The IRDB, the upgrade to SIMS to provide Web-access, and the electronic purchasing system are all first steps. The goal is for the University to fully implement an integrated, comprehensive University-wide management information system that includes human resource information, financial data, and student data. This system will build on re-modeled transactional process systems that are closely aligned with college needs. The updated transactional systems, which will continue to perform the day-to-day financial, student, and human resource work of the colleges and University, will have the additional capacity to feed data elements into a central data repository for consolidated information integration and reporting. The result will be a fully-articulated data warehouse, combining information on student characteristics and outcomes, faculty and staff statistics, and basic financial and cost data. This unified system will improve management reporting and assist the University in measuring progress toward its academic and administrative goals. It will enable the University to conduct business more efficiently and develop policy with an increased sense of confidence in decision-making.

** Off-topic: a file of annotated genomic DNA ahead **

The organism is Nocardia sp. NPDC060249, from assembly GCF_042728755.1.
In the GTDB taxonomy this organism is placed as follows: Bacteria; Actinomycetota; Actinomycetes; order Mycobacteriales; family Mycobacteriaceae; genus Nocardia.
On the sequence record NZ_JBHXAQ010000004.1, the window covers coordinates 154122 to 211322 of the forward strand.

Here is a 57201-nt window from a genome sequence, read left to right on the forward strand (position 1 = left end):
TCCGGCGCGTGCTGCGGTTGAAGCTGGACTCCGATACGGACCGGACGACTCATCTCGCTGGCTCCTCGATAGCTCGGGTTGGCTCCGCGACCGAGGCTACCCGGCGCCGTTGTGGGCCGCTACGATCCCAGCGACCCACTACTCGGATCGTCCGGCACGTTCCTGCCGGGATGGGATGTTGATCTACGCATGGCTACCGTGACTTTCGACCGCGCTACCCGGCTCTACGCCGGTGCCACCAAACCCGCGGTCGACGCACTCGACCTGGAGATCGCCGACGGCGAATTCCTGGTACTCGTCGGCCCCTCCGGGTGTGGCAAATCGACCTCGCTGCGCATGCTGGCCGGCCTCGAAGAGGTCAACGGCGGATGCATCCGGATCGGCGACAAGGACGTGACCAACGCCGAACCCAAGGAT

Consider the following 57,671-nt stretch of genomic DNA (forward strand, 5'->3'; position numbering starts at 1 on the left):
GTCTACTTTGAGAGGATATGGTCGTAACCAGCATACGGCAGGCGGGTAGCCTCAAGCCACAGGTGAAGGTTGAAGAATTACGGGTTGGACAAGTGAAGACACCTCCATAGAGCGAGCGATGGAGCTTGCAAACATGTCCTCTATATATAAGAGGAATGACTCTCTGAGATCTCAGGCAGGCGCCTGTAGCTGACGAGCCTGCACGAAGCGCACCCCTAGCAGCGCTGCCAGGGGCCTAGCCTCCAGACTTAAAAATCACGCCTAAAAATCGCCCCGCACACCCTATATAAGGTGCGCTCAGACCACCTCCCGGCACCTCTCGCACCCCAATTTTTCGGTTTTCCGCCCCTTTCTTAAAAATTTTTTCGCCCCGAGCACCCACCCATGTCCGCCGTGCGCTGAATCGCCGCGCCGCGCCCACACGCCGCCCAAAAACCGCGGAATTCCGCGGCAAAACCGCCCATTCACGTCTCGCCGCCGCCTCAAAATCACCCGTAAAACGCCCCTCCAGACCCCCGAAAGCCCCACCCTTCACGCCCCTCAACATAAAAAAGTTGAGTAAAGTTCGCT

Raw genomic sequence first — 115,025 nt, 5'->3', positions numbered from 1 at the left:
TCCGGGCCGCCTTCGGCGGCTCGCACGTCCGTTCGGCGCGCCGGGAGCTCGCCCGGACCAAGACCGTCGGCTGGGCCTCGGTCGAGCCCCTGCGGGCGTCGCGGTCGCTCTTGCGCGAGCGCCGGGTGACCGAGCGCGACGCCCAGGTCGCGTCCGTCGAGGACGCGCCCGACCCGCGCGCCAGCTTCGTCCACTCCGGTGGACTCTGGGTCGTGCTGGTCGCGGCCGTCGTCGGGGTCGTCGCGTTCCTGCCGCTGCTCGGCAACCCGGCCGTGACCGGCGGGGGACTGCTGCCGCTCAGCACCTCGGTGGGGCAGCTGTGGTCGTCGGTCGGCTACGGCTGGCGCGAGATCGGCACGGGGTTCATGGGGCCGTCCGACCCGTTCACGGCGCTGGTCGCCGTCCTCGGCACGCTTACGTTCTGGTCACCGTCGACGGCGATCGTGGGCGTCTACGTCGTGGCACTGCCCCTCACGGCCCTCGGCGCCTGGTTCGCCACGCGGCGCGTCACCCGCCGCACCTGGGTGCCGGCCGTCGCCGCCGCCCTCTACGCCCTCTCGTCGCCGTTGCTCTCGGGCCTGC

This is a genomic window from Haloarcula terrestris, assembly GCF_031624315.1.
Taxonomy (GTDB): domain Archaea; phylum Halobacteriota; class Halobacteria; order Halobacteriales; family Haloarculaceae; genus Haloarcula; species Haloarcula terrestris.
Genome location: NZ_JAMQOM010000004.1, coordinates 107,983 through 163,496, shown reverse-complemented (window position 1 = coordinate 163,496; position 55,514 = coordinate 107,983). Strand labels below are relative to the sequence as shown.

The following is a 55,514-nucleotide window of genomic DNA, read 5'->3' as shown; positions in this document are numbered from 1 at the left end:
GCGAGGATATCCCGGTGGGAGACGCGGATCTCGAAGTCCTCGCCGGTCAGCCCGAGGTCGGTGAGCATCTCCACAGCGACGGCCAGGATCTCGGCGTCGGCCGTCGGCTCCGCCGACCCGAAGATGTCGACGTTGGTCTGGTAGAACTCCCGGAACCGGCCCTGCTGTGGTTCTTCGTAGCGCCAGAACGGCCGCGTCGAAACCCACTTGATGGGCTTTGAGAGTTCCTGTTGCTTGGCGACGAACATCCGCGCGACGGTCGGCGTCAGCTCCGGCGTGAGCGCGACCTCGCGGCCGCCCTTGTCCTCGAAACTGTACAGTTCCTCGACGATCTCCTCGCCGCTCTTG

Interaction with Other Colleges

In pursuing the goals and objectives of the University, CUNY continues to reach out broadly through a network of professional organizations as well as the business community. In particular CUNY is concerned with maintaining relationships with various other educational institutions. These relationships enable CUNY staff to stay abreast of best practices and new developments in areas ranging from higher education finance, to curriculum, to student aid, to student services. Meetings are attended by the individuals most involved in these areas. Examples of some of our ongoing relationships and memberships in the state and local area include the following.

Association of Colleges and Universities of the State of New York
Tri-State Consortium of Opportunity Programs
New York State Community College Business Officers Association
Higher Education Services Corporation